Chronic bronchitis (CB) affects 18-45% of COPD subjects and has been linked to multiple clinical sequelae including an increased exacerbation rate, accelerated decline in lung function, worse health-related quality of life (HRQoL), and possibly increased mortality [1-3]. The pathologic correlate to CB is goblet cell hyperplasia, which is well described in both the large and small airways in COPD subjects [4,5]. Small airway mucus burden has been linked to mortality and changes in lung function after lung volume reduction surgery [6,7]. A large lung pathology study also found that the number of small airways occluded by mucus plugs increased as COPD disease severity worsened [8].

Despite the clinical importance of CB on outcomes, our understanding of its pathophysiology is surprisingly poor. It is unclear why some individuals develop chronic bronchitis whereas others do not, despite similar environmental exposures. A thirty year longitudinal study found that 42% of continued smokers, 26% of ex-smokers, and 22% of never smokers developed CB [9]. To complicate matters, the correlation between symptoms and goblet cell hyperplasia is poor, and the most well described pathologic index of CB is weak at best [10]. An analysis of the National Emphysema Treatment Trial found no relationship with the severity of cough and sputum with small airway occlusion by mucus [11]. Thus, a better understanding of chronic bronchitis from a pathologic standpoint is needed.

An emerging surrogate for pathologic study is CT quantitative analysis of airway dimensions and emphysema. From a clinical standpoint, we have shown that chronic bronchitics in a group of 1,061 subjects from the COPDGene study with moderate to severe airflow obstruction were younger, more likely to be current smokers, male, Caucasian, had worse health related quality of life, more dyspnea, and increased exacerbation history compared to those without CB [2]. We sought to further refine our clinical characterization of chronic bronchitics in a larger cohort, analyze the CT correlates of CB in COPD subjects, and develop a prediction model for CB with these characteristics. We hypothesized that subjects with CB would have thicker airway walls, less emphysema, a greater percentage of current smoking, a greater overall history of smoking, a greater exposure to environmental fumes and dusts, and more allergic upper airway symptoms.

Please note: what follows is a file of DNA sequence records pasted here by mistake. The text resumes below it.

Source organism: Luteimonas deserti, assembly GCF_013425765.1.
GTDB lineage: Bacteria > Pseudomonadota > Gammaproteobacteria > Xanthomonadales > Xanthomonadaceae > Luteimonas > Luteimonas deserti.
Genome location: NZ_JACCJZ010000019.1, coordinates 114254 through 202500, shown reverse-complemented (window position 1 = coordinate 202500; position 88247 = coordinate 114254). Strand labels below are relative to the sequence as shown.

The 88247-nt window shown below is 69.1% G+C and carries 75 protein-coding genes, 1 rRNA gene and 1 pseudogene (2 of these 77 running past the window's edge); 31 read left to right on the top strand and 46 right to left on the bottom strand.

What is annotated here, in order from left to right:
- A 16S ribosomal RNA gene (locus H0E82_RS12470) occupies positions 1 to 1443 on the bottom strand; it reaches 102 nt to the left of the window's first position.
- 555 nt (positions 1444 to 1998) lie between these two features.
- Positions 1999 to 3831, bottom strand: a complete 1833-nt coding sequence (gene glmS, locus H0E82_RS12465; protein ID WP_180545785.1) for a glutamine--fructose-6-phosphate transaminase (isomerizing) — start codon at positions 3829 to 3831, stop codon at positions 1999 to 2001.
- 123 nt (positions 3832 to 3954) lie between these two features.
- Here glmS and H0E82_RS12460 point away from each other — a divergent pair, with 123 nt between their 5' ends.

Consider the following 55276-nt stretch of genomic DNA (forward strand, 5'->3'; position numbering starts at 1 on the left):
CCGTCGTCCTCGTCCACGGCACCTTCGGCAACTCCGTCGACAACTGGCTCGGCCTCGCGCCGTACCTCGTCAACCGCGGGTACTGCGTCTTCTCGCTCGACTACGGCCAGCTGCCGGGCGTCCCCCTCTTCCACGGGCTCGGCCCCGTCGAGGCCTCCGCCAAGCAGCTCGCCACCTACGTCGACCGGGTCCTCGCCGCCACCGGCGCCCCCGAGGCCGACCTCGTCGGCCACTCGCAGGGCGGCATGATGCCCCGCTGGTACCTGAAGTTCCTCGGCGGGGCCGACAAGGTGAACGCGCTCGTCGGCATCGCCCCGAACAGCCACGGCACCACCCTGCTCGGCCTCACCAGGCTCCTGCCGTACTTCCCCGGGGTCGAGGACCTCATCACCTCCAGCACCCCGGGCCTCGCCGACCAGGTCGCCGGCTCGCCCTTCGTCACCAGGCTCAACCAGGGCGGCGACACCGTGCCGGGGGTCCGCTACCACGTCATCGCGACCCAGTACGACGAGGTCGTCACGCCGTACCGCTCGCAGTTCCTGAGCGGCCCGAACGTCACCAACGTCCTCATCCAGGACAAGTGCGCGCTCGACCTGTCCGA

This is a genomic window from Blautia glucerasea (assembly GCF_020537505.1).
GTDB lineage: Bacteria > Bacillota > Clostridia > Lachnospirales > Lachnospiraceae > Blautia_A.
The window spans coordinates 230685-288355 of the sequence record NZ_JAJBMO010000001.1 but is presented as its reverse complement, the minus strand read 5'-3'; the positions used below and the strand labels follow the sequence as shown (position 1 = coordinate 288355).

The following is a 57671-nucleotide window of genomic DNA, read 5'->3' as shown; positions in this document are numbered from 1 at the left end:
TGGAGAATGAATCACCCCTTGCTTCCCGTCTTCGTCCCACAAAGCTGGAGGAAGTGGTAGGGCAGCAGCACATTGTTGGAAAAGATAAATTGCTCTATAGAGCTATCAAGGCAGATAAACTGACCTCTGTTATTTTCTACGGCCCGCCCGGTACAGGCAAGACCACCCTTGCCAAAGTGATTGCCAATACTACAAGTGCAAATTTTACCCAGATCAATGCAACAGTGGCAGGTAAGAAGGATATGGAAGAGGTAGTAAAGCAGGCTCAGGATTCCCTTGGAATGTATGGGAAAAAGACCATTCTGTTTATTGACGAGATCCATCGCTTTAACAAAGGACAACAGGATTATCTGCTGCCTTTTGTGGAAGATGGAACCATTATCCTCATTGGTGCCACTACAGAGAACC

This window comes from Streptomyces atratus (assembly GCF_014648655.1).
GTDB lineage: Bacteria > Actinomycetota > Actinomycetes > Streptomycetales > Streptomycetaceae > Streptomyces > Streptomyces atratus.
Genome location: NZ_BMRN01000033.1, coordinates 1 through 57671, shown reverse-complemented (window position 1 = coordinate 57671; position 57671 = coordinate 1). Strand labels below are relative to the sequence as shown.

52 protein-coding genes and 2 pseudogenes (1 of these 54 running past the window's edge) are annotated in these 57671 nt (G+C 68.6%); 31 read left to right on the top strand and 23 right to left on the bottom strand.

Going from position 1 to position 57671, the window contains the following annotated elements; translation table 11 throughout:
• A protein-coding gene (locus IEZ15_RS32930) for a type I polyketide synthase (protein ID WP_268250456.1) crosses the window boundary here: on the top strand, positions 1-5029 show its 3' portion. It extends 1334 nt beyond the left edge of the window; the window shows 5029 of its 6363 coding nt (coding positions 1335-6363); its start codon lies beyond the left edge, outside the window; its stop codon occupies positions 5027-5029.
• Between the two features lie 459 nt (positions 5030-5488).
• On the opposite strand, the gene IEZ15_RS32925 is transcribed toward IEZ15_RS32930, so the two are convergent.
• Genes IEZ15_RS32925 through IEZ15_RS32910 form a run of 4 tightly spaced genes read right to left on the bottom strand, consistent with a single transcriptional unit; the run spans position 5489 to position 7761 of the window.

Methods

Patient selection

The Genetic Epidemiology of COPD (COPDGene®) Study is a multicenter observational study that recruited over 10,000 subjects to analyze genetic susceptibility for the development of COPD. This study underwent IRB approval at all centers. Inclusion and exclusion criteria and protocol were described previously [12]. Briefly, enrollees are African-American or non-Hispanic Caucasian between the ages of 45 and 80 with at least a 10 pack-year smoking history. Exclusion criteria include pregnancy, history of other lung disease except asthma, prior lobectomy or lung volume reduction, active cancer undergoing treatment, or known or suspected lung cancer. We used the March 2013 dataset with 10,192 subjects and included those with GOLD 1 through 4 COPD that had complete medical histories and quantitative CT assessments in our analysis. Subjects from our prior analysis [2] were included in this study.

Subjects were asked if they had cough; if they responded yes, they were asked if they coughed on most days for 3 consecutive months or more each year and for how many years. Similar questions were asked regarding phlegm production. Subjects were placed in 1) the chronic bronchitis group (CB+), if they had chronic cough and phlegm production for 3 months or more each year for at least two consecutive years; or 2) the no chronic bronchitis group (CB-), if these criteria were not satisfied. Figure 1 demonstrates the patient selection process.

thumbnailFigure 1. Selection of cohort.

Clinical characterization